The story surrounding Kerry Von Erich's suicide

Kerry Von Erich, played by Jeremy Allen White, in "The Iron Claw" was perhaps the greatest athlete of the Von Erich bunch, breaking his father's own junior world discus throw record in high school, and on track to compete for the United States in the 1980 Olympics until President Jimmy Carter ordered a US boycott due to the Russian invasion of Afghanistan. Returning home, Kerry followed in familial footsteps, training to wrestle and debuting alongside his brothers in short order. Ultimately, Kerry would give Fritz what he always wanted, the NWA World Heavyweight Championship, defeating Ric Flair at the WCCW 1st Von Erich Memorial Parade Of Champions on March 6, 1984 at Texas Stadium. Kerry also stood out from his brothers in finding prominence in WWE, adopting the moniker "The Texas Tornado," and winning the Intercontinental Championship from Mr. Perfect at SummerSlam 1990.

Kerry's death is the apex of the Von Erich family tragedies, with Kevin finding his brother moments after he had fatally shot himself in the heart outside the family home. This scene is a hodgepodge of real events, with Kevin physically tangling with his father immediately after discovering Kerry's body, while in real life, that's more of a combination of uncomfortable interactions that Kevin had with Fritz shortly before the patriarch's own death.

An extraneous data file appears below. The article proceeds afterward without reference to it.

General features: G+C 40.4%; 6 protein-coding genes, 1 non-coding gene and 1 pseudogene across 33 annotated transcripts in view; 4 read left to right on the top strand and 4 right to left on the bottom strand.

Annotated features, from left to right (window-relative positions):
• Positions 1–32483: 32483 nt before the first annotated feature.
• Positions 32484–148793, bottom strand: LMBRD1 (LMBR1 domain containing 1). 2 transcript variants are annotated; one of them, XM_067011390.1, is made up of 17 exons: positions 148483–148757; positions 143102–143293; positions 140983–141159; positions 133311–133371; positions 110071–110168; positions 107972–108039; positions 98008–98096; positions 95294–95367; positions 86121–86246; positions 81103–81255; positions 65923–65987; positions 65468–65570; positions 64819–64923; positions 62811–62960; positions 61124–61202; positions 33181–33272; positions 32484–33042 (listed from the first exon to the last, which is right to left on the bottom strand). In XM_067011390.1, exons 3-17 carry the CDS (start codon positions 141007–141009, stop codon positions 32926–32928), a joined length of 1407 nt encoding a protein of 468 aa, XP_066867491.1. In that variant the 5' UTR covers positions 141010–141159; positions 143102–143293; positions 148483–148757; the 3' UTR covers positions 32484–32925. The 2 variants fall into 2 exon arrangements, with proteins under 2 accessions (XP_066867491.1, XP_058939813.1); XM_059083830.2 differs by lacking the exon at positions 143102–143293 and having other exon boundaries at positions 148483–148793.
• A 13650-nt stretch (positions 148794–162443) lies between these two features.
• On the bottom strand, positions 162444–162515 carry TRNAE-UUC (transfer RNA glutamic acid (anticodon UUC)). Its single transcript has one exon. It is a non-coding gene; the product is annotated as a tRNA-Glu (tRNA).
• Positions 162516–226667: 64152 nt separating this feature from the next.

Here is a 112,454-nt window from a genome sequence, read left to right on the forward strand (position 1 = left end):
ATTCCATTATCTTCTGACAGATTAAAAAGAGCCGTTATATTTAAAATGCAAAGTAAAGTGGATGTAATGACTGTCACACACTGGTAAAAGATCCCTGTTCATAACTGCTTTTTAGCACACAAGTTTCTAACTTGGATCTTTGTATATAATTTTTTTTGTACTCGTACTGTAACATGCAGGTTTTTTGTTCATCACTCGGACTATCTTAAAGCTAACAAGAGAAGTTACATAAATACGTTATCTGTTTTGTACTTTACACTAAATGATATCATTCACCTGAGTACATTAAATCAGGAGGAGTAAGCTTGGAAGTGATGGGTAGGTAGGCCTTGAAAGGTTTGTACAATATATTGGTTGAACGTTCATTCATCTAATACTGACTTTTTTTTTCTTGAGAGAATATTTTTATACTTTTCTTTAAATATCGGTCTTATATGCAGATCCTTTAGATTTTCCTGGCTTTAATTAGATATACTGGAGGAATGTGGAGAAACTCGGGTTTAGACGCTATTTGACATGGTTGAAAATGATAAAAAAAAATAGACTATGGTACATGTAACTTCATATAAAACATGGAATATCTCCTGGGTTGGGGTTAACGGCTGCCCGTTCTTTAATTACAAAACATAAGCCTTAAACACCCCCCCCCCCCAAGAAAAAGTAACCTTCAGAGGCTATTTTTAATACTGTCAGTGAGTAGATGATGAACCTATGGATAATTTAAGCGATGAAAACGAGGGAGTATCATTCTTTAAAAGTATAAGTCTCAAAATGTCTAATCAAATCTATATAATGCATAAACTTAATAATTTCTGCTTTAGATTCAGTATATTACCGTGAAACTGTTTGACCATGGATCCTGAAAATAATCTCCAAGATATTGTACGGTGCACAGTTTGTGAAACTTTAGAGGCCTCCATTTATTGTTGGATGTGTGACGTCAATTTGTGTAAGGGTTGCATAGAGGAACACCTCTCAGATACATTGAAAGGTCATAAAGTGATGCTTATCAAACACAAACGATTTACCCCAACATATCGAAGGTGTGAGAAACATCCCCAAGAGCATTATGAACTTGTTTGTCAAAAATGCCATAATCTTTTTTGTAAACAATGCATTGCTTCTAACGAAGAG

The film avoids a series of arrests that likely worsened matters for Kerry, who died just before he could be indicted on drug charges. The movie also details Kerry losing his foot in a motorcycle accident and working through the injury to continue in the ring. His entire WWE run came after the fact, and Kerry would do all he could to keep it a secret, never taking off his boots in the locker room and even showering with them on.

Next generation of Von Erichs

For such a gut-wrenching family story and the film depicting as much, in the context of wrestling, it might have provided some much-needed levity to know that some of the next generation of Von Erichs actually made their way into the squared circle, albeit to varying degrees of success. The movie does end with contextual pre-credit notes, explaining Fritz's death in 1997, and Kevin and wife Pam's relocating to Hawaii, along with most of the family, culminating in a lovely family photo.